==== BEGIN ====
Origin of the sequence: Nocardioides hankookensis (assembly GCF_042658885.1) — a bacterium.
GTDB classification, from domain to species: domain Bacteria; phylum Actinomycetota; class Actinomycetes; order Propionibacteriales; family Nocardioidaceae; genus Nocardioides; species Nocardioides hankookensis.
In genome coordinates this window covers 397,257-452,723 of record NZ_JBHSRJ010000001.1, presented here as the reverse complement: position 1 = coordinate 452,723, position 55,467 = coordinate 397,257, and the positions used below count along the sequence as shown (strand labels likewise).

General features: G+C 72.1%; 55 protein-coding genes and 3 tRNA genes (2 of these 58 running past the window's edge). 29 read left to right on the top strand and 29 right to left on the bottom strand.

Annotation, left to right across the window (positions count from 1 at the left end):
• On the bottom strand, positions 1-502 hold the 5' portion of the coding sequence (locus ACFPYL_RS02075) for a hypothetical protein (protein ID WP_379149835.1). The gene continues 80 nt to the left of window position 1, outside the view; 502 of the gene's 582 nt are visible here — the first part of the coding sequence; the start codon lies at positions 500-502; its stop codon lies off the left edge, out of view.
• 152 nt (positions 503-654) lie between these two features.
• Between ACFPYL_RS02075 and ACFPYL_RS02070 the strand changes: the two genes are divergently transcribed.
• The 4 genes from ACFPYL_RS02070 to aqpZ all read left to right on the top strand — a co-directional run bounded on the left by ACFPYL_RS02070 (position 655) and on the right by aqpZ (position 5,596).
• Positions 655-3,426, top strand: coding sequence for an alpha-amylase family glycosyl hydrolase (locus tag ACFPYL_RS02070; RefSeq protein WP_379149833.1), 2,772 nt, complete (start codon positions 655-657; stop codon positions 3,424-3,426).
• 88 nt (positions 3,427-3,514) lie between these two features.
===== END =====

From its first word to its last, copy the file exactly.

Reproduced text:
Origin of the sequence: Nocardioides hankookensis (assembly GCF_042658885.1) — a bacterium.
GTDB classification, from domain to species: domain Bacteria; phylum Actinomycetota; class Actinomycetes; order Propionibacteriales; family Nocardioidaceae; genus Nocardioides; species Nocardioides hankookensis.
In genome coordinates this window covers 397,257-452,723 of record NZ_JBHSRJ010000001.1, presented here as the reverse complement: position 1 = coordinate 452,723, position 55,467 = coordinate 397,257, and the positions used below count along the sequence as shown (strand labels likewise).

General features: G+C 72.1%; 55 protein-coding genes and 3 tRNA genes (2 of these 58 running past the window's edge). 29 read left to right on the top strand and 29 right to left on the bottom strand.

Annotation, left to right across the window (positions count from 1 at the left end):
• On the bottom strand, positions 1-502 hold the 5' portion of the coding sequence (locus ACFPYL_RS02075) for a hypothetical protein (protein ID WP_379149835.1). The gene continues 80 nt to the left of window position 1, outside the view; 502 of the gene's 582 nt are visible here — the first part of the coding sequence; the start codon lies at positions 500-502; its stop codon lies off the left edge, out of view.
• 152 nt (positions 503-654) lie between these two features.
• Between ACFPYL_RS02075 and ACFPYL_RS02070 the strand changes: the two genes are divergently transcribed.
• The 4 genes from ACFPYL_RS02070 to aqpZ all read left to right on the top strand — a co-directional run bounded on the left by ACFPYL_RS02070 (position 655) and on the right by aqpZ (position 5,596).
• Positions 655-3,426, top strand: coding sequence for an alpha-amylase family glycosyl hydrolase (locus tag ACFPYL_RS02070; RefSeq protein WP_379149833.1), 2,772 nt, complete (start codon positions 655-657; stop codon positions 3,424-3,426).
• 88 nt (positions 3,427-3,514) lie between these two features.